- Peter Crichton
- ARRSE Rating
- 5 Mushroom Heads
The simplest way of explaining how much I enjoyed this book is that I started reading it on Friday evening and I’m writing this review on Sunday afternoon. It was hard to put down and very easy to pick up again! The writer’s style is open and honest and brings to life vividly the horrors of the retreat and evacuation in Greece, the challenges of living and fighting in the desert and the frustrations of working with communist partisans.
The author’s personality shines through every page and incident; he admits to his fears (some of the amphibious tasks around the Balkan islands in little fishing boats are notable for this) and his lack of knowledge about how the rest of the war was going; this is not a book for those interested in strategy!
I knew little of the fighting in Greece apart from the fact that we (ie the British, Australians, New Zealanders and the Greeks) lost, something of the fighting in North Africa and a degree of how the partisans in the Baltics were supported. I found the descriptions of the fighting in Greece to be the most impressive; ranging from the inability of the 4th Hussars to fight the Germans with anything approaching parity (their Mk VI B tanks being light and machine-gun armed against the heavier and better-armed opposition) to the author’s style in staying in one of the best hotels in Greece when working as a liaison officer. This latter event is contrasted by his courage in having to routinely travel in daylight despite marauding Luftwaffe aircraft which were operating almost at will. Crichton’s portrayal of the evacuation from Greece and the effective destruction of the 4th Hussars is clear and, at times, brutal and is all the better for it.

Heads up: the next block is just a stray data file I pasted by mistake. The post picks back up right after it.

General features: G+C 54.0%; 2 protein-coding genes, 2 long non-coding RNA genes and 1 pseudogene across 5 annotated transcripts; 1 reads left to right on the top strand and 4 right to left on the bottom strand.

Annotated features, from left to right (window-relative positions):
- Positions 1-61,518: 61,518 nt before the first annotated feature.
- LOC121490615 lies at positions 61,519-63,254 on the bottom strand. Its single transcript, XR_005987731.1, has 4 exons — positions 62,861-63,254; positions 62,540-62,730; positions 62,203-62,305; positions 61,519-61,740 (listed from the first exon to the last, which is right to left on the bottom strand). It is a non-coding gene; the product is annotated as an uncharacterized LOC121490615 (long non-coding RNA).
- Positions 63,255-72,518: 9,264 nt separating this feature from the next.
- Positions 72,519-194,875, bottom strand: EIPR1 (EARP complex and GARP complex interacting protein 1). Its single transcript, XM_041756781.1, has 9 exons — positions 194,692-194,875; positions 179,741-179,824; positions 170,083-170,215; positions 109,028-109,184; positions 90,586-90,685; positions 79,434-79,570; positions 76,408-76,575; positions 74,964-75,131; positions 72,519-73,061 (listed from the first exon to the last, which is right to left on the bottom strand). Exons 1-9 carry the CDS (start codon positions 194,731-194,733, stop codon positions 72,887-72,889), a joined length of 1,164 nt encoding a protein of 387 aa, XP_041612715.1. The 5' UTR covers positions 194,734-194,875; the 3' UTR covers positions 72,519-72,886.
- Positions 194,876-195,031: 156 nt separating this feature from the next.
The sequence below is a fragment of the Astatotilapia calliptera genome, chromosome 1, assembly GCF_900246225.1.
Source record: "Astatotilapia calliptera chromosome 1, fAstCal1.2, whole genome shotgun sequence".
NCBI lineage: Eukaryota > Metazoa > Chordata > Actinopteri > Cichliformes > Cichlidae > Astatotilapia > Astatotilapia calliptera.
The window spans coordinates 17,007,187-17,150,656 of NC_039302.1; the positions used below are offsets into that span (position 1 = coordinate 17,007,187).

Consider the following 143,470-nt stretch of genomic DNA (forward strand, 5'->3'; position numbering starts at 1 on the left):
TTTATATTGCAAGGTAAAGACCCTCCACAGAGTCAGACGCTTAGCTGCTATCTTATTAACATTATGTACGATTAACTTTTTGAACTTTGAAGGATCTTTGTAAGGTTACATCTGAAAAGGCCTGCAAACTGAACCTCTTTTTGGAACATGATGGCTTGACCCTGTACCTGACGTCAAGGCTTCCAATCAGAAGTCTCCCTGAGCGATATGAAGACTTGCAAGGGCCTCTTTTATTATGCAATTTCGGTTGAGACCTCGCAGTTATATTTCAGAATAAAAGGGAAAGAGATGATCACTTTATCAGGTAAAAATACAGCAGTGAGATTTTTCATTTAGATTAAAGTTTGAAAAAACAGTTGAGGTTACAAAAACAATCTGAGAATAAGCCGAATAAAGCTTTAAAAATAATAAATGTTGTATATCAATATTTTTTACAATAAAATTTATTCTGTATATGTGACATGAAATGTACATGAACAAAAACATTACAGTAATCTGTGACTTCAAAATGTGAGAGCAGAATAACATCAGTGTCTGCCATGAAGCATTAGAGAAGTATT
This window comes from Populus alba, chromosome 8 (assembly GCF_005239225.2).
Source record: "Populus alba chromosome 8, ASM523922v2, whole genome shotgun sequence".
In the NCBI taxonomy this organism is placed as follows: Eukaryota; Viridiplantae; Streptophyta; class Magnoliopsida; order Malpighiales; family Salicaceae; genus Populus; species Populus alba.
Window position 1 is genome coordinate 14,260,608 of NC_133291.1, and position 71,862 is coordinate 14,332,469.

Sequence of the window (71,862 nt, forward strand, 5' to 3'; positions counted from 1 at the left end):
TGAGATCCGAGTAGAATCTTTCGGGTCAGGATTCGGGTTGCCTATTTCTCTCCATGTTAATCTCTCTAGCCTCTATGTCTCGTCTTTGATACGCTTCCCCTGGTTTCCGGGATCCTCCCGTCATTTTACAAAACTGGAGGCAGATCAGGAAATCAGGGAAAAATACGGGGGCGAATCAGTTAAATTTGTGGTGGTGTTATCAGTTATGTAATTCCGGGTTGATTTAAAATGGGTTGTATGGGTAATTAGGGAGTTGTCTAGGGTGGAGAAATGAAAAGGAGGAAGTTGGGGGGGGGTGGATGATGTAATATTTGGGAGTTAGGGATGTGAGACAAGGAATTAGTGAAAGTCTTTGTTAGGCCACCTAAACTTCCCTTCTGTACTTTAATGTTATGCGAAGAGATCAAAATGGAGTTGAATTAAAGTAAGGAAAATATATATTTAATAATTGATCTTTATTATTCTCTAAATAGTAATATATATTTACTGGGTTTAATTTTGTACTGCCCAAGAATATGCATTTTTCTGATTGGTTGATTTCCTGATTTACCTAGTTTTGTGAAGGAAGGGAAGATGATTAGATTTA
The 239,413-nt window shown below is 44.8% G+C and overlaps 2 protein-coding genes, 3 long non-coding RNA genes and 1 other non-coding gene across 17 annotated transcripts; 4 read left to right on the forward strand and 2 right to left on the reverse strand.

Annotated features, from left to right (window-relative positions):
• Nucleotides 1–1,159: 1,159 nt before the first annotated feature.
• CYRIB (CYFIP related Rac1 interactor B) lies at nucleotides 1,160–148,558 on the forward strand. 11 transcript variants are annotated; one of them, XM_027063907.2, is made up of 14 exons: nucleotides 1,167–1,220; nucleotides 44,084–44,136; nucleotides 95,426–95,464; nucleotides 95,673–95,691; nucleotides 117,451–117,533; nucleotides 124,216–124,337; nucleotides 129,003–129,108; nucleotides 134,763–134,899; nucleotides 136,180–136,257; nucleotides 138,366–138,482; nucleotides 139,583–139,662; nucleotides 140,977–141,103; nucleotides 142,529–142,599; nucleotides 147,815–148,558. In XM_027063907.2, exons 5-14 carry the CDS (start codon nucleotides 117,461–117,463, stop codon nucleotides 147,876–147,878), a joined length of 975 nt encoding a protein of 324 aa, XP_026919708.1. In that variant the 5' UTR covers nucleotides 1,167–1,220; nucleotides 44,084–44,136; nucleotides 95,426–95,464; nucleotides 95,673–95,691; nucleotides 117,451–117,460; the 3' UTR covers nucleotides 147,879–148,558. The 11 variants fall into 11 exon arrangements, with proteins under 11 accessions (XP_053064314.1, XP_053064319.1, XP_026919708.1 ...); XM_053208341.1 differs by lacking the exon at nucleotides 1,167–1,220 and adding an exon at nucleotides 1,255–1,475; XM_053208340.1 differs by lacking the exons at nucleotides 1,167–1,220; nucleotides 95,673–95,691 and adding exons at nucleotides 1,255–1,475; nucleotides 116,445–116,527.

The fighting in North Africa is described in the same simple manner. Life in the desert, and its simplicity, is brought to life well as are some of the difficulties and the brutality of once again fighting a better-equipped enemy. His casual descriptions of the loss of friends and the destruction of the Regiment again (his survival is down to pure good luck) are balanced by descriptions of Regimental life and relationships; the end of his tour as a Brigade staff officer brought a wry smile. His move to working with the partisans, and the simple, personal reason for doing so, are described quickly and cleanly as are his frustrations for working with an ally with a different intent (establishing a Communist state) against a common enemy. Crichton and the other Allied personnel are treated as either honoured guests (by the locals and many of the partisans that they are working with) or with suspicion and hostility (usually by senior partisan officers).
In short, this is an entertaining memoir. The author’s style is quite superb and he wrote with clarity and fluency bringing a fascinating story to life with both candour and a degree of charm.